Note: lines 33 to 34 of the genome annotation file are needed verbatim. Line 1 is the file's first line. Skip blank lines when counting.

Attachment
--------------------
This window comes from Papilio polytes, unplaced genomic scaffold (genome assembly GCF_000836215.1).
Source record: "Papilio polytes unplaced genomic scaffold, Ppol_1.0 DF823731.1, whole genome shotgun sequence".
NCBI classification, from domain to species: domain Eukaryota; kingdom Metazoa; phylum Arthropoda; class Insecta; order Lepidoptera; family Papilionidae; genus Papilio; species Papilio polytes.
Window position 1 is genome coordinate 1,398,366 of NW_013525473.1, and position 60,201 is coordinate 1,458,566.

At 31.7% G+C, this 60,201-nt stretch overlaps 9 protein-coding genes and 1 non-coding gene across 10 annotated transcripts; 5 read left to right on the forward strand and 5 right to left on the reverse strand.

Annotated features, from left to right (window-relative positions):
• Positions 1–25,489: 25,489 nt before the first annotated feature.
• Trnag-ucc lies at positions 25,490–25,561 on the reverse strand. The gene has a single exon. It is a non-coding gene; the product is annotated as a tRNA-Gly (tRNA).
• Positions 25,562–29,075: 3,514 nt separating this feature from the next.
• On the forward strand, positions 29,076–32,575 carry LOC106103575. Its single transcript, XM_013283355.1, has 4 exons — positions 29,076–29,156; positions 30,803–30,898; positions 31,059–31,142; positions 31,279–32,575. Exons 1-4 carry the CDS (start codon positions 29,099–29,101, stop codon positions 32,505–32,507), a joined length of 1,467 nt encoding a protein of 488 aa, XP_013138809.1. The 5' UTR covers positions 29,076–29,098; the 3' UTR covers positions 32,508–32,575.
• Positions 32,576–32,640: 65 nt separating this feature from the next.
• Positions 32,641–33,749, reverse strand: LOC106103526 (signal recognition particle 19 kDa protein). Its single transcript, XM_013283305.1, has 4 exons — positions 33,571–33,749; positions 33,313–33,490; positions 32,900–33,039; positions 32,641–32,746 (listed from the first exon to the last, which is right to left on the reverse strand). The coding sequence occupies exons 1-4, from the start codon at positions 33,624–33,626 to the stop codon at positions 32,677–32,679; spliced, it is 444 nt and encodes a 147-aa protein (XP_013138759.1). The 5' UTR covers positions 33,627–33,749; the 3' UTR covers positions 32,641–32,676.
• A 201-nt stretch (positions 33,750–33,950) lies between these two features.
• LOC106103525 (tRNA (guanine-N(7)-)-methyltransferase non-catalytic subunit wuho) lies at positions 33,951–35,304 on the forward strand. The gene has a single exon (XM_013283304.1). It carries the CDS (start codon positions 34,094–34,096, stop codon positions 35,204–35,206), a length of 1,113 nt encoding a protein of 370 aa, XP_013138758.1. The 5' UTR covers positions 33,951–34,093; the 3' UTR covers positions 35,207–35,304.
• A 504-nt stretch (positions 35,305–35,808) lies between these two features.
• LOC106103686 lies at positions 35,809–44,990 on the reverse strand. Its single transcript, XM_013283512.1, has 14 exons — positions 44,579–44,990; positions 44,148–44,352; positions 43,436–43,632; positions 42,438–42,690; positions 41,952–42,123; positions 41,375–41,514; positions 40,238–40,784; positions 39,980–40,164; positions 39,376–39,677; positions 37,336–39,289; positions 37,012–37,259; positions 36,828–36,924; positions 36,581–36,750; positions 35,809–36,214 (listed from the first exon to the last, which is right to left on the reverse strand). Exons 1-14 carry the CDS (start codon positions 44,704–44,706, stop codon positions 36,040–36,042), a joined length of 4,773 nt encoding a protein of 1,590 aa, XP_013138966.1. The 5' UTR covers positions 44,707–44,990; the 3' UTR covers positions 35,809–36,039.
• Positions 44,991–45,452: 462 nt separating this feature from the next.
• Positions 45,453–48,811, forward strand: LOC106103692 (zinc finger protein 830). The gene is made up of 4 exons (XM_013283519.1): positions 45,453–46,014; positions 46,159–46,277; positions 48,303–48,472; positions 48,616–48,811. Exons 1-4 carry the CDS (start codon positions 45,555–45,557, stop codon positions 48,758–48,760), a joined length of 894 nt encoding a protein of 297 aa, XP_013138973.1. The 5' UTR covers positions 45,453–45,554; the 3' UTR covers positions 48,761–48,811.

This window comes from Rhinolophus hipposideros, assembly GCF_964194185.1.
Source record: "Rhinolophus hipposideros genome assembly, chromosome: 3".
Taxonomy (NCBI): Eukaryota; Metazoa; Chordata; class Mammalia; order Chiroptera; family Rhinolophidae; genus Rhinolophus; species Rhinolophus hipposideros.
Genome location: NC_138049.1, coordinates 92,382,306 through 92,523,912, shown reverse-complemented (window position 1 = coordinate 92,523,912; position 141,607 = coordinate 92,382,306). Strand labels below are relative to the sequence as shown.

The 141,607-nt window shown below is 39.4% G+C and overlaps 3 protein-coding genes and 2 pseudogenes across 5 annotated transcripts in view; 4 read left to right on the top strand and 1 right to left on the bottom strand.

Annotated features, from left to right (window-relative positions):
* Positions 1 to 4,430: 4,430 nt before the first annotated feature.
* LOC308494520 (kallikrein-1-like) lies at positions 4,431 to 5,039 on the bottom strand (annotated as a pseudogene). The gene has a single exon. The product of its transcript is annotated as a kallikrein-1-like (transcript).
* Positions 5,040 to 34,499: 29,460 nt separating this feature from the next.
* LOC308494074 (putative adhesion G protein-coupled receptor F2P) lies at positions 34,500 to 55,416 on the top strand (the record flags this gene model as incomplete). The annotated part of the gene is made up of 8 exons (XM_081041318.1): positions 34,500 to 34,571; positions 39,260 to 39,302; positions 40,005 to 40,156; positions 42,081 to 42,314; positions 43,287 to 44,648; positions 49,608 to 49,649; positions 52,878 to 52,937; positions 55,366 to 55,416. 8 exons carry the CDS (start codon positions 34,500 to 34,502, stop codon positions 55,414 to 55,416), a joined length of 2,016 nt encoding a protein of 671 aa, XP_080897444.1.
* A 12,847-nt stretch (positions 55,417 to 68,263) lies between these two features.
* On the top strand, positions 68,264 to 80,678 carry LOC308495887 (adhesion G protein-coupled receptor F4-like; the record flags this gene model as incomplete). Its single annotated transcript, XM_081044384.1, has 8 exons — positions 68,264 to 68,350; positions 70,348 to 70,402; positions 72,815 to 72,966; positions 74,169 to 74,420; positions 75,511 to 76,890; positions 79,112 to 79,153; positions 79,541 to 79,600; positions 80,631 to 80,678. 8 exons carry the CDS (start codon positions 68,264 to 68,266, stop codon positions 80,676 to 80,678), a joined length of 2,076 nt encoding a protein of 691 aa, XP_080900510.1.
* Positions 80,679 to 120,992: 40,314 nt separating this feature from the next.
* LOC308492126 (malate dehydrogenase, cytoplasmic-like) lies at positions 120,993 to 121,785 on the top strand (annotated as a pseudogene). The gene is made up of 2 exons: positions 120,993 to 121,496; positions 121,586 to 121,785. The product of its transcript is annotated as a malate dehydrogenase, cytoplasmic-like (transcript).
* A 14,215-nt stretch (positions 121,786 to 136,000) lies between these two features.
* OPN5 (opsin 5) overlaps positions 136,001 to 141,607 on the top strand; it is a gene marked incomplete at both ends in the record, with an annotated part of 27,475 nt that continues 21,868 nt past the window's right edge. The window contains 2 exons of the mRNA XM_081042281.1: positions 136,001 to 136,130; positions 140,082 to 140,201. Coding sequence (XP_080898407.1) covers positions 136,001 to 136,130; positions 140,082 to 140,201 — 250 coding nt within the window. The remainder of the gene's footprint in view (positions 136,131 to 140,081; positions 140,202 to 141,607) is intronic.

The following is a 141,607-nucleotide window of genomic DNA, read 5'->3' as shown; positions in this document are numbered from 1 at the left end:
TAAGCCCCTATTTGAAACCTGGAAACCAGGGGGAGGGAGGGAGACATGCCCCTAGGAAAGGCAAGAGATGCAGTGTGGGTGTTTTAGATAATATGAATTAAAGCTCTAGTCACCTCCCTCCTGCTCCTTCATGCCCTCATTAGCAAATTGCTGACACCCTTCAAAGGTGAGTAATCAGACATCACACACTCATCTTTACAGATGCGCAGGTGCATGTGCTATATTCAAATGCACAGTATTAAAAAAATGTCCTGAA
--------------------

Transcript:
* A 14,215-nt stretch (positions 121,786 to 136,000) lies between these two features.
* OPN5 (opsin 5) overlaps positions 136,001 to 141,607 on the top strand; it is a gene marked incomplete at both ends in the record, with an annotated part of 27,475 nt that continues 21,868 nt past the window's right edge. The window contains 2 exons of the mRNA XM_081042281.1: positions 136,001 to 136,130; positions 140,082 to 140,201. Coding sequence (XP_080898407.1) covers positions 136,001 to 136,130; positions 140,082 to 140,201 — 250 coding nt within the window. The remainder of the gene's footprint in view (positions 136,131 to 140,081; positions 140,202 to 141,607) is intronic.